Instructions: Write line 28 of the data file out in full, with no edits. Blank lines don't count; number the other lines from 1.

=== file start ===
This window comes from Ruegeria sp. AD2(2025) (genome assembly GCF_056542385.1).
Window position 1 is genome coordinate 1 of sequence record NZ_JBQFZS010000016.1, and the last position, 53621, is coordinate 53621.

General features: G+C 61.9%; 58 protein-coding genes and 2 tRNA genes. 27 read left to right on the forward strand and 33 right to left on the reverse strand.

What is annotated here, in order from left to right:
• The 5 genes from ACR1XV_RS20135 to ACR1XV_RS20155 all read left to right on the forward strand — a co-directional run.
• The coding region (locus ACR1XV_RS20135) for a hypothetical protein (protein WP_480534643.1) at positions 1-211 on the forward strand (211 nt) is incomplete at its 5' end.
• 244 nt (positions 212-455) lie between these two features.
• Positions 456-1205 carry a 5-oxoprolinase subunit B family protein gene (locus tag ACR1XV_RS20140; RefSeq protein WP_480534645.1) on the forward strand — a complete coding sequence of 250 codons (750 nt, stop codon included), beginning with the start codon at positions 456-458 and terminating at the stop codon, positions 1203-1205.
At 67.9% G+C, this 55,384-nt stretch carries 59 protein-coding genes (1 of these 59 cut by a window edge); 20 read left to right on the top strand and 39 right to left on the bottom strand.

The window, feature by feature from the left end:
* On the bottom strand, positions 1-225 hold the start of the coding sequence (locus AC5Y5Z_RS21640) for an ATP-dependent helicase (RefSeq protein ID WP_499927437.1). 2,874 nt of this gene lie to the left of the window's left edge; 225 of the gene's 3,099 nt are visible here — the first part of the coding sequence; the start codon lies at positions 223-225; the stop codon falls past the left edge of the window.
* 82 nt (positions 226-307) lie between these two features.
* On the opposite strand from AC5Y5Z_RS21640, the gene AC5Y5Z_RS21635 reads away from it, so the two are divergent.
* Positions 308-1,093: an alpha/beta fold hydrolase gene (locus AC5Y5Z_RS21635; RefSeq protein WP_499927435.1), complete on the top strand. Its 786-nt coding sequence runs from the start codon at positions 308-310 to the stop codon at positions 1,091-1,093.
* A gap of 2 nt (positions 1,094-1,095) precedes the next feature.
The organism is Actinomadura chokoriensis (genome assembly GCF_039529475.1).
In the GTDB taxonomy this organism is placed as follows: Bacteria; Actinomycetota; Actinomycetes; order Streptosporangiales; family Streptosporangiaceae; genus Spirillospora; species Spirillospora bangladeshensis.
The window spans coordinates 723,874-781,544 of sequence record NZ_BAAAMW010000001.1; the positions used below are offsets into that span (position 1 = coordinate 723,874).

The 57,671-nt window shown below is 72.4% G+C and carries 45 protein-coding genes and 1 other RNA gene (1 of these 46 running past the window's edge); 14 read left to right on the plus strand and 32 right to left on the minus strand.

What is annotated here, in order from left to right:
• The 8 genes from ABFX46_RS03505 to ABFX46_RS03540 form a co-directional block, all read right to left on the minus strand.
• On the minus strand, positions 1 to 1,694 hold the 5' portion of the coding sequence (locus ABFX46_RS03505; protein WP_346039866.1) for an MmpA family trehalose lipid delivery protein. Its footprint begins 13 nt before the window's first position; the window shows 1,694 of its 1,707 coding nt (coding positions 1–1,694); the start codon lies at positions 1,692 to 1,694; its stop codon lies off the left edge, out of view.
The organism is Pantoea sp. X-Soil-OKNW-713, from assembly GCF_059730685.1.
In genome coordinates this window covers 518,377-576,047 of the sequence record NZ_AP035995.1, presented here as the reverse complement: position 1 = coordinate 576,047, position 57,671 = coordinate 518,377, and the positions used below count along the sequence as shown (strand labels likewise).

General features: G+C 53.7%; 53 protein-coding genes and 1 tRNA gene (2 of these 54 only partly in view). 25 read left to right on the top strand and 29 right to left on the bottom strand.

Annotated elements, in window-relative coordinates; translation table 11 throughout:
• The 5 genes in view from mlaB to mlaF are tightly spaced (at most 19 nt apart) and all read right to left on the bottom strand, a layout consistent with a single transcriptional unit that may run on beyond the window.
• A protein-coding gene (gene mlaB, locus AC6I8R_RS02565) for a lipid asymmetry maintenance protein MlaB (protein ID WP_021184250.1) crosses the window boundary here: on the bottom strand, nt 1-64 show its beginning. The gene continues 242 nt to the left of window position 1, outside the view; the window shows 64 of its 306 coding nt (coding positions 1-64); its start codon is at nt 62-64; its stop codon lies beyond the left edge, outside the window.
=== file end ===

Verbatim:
• A protein-coding gene (gene mlaB, locus AC6I8R_RS02565) for a lipid asymmetry maintenance protein MlaB (protein ID WP_021184250.1) crosses the window boundary here: on the bottom strand, nt 1-64 show its beginning. The gene continues 242 nt to the left of window position 1, outside the view; the window shows 64 of its 306 coding nt (coding positions 1-64); its start codon is at nt 62-64; its stop codon lies beyond the left edge, outside the window.